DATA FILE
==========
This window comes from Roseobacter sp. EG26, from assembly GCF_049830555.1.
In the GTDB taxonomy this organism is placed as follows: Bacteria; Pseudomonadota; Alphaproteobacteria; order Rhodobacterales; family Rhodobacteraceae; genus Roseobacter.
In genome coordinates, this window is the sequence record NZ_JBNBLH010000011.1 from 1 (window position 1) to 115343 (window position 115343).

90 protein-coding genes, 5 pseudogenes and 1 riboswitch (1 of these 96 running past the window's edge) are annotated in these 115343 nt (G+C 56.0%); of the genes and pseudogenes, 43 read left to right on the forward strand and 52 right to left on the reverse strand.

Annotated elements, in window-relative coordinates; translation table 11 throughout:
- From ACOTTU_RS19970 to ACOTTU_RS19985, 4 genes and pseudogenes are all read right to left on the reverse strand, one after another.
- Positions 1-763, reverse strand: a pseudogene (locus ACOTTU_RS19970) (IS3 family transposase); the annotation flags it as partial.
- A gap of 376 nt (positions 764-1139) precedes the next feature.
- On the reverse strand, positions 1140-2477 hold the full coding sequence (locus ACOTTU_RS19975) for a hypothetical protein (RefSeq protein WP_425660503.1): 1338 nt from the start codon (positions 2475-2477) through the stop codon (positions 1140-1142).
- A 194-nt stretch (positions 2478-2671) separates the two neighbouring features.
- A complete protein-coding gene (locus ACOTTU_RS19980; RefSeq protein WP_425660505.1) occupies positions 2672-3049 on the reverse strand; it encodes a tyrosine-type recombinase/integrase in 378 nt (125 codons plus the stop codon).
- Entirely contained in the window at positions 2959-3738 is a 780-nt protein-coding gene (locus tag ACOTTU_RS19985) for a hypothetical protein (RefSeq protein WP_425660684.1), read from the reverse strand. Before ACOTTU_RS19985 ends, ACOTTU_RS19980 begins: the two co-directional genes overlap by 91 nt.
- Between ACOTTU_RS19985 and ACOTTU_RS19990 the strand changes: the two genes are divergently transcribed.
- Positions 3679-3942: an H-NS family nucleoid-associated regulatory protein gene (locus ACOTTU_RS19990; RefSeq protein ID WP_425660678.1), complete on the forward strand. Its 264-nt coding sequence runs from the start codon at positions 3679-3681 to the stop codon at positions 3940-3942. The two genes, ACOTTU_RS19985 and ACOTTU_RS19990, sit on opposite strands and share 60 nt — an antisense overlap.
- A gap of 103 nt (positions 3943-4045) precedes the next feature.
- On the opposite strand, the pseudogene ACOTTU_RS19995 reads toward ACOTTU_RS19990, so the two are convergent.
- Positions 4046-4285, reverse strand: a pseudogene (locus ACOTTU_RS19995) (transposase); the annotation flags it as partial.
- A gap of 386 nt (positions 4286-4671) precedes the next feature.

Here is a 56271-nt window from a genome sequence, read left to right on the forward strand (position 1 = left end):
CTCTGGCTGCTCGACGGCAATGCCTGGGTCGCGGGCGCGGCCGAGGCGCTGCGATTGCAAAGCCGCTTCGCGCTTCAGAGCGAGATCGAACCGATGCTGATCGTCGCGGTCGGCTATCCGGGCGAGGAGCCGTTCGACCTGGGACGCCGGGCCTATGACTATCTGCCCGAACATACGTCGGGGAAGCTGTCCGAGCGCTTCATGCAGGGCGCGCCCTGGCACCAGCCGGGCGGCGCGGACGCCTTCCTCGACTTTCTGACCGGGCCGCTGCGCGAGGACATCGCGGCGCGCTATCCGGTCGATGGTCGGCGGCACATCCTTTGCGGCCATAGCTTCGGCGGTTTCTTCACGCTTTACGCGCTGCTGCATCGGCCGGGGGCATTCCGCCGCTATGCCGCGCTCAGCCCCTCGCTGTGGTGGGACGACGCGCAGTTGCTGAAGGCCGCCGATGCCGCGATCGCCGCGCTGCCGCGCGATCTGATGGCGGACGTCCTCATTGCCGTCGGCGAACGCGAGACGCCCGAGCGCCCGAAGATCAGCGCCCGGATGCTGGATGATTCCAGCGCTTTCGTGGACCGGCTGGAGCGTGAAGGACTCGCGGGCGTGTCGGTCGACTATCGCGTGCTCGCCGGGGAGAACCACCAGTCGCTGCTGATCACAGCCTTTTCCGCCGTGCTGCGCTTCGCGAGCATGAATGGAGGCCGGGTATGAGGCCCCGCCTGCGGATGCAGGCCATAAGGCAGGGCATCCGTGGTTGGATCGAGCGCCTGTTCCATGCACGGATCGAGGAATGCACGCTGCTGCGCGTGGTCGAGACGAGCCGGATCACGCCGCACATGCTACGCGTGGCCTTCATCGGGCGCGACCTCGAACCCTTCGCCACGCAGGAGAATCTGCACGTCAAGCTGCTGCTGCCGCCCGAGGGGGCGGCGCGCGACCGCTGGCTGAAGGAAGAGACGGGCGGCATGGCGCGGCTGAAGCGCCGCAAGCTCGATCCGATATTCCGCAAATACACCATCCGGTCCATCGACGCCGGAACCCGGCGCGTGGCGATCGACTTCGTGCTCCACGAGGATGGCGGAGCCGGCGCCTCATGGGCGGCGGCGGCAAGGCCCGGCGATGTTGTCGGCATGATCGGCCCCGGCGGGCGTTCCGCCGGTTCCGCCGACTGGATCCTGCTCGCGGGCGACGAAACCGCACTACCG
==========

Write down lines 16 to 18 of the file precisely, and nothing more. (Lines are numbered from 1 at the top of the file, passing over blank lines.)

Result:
- On the opposite strand, the pseudogene ACOTTU_RS19995 reads toward ACOTTU_RS19990, so the two are convergent.
- Positions 4046-4285, reverse strand: a pseudogene (locus ACOTTU_RS19995) (transposase); the annotation flags it as partial.
- A gap of 386 nt (positions 4286-4671) precedes the next feature.